Plaintiff argues that (1) defendant's Second and Fifth affirmative defenses are factually insufficient; (2) defendant's Fourth and Sixth affirmative defenses are factually and legally insufficient; and (3) defendant's Eighth, Ninth, Tenth, Eleventh, and Twelfth affirmative defenses are negative defenses that should be stricken or more accurately identified as negative defenses.

         Plaintiff argues that defendant's Second (Estoppel), Fourth (Exhaustion of Internal Remedies), Fifth (Waiver), and Sixth (Unclean Hands) affirmative defenses are factually insufficient. Fair notice generally requires that the defendant state the nature and grounds for the affirmative defense. McDonald v. Alayan Alayan, No. 3:15-cv-02426-MO, 2016 WL 2841206, at * 3 (D. Or. May 13, 2016). Viewing the pleadings in the light most favorable to defendant, the Court finds that defendant's allegations state the nature and grounds of these affirmative defenses.

         Plaintiff also argues that defendant's Fourth (Exhaustion of Internal Remedies) and Sixth (Unclean Hands) affirmative defenses are legally insufficient. Plaintiff contends that defendant's Exhaustion defense is legally insufficient because defendant failed to show that plaintiff was legally required to pursue internal remedies before suing. Plaintiff contends that defendant's Unclean Hands defense is legally insufficient because plaintiffs failure to provide a discrimination complaint to defendant before suing cannot constitute "bad conduct" that supports the defense.

         Neither argument shows that these defenses "clearly lack merit under any set of facts the defendant might allege." Polk, 291 F.R.D. at 489 (quotation marks omitted). Plaintiffs first argument is factual, rather than legal, and in his second argument plaintiff did not cite authority supporting his proposition that a person's failure to make an internal discrimination complaint before suing is not "bad conduct" as a matter of law.

         Moreover, these are issues on the merits and not appropriate for a Rule 12(f) motion to strike. Whittlestone, 618 F.3d at 973 . Instead, these are matters more appropriately reserved for another day. Plaintiff can obtain the factual detail he seeks through common discovery practices and will be able to argue why these defenses are baseless at the summary judgment phase of litigation or trial, if defendant chooses to pursue them.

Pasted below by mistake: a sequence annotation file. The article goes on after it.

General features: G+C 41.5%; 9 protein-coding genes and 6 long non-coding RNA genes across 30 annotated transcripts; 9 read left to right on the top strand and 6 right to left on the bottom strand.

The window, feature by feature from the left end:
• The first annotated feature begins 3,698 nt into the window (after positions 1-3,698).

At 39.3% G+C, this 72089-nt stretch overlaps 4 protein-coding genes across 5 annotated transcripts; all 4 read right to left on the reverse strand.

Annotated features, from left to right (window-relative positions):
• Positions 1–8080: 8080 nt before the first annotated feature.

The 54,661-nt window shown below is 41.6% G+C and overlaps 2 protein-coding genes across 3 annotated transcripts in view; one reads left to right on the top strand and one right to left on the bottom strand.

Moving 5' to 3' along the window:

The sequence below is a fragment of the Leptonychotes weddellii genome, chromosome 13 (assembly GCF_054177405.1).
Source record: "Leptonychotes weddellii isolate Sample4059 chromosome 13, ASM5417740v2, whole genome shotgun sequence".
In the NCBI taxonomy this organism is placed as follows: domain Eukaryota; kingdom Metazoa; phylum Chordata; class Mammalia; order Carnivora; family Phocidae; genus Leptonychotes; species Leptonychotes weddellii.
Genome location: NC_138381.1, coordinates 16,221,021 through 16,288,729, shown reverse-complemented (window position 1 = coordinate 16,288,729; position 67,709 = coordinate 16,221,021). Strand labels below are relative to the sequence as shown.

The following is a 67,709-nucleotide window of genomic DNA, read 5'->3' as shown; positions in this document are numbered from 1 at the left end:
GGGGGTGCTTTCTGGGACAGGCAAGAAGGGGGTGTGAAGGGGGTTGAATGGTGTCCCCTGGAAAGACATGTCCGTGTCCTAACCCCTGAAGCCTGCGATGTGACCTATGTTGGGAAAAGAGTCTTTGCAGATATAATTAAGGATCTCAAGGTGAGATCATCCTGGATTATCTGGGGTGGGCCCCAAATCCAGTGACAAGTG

Finally, plaintiff asserts, and defendant does not dispute, that defendant's Eighth, Ninth, Tenth, Eleventh, and Twelfth affirmative defenses are "negative defenses," which negate an element of, or asserts a defect in, a plaintiffs prima facie case. Zivkovic v. Southern California Edison Co., 302 F.3d 1080, 1088 (9th Cir. 2002). Plaintiff argues that the Court should strike these defenses as redundant or, alternatively, strike the word "Affirmative" from these defenses.

         Although this Court has discretion to strike a negative defense, the Court declines to do so because, "at this stage in the litigation, striking negative defenses would do little more than tidy up the pleadings." McBurney v. Lowe's Home Centers, LLC, No. 1:13-cv-00540-ELJ-CWD, 2014 WL 2993087, at *3 (D. Idaho Jul. 2, 2014). If the Court granted plaintiffs motion with respect to these defenses, it would not streamline the proceedings in any way. Defendant would have to file yet another amended answer that, at most, merely omits the five negative defenses. Yet, plaintiff would still have the burden of proving his prima facie case, and defendant could still argue that plaintiff does not ...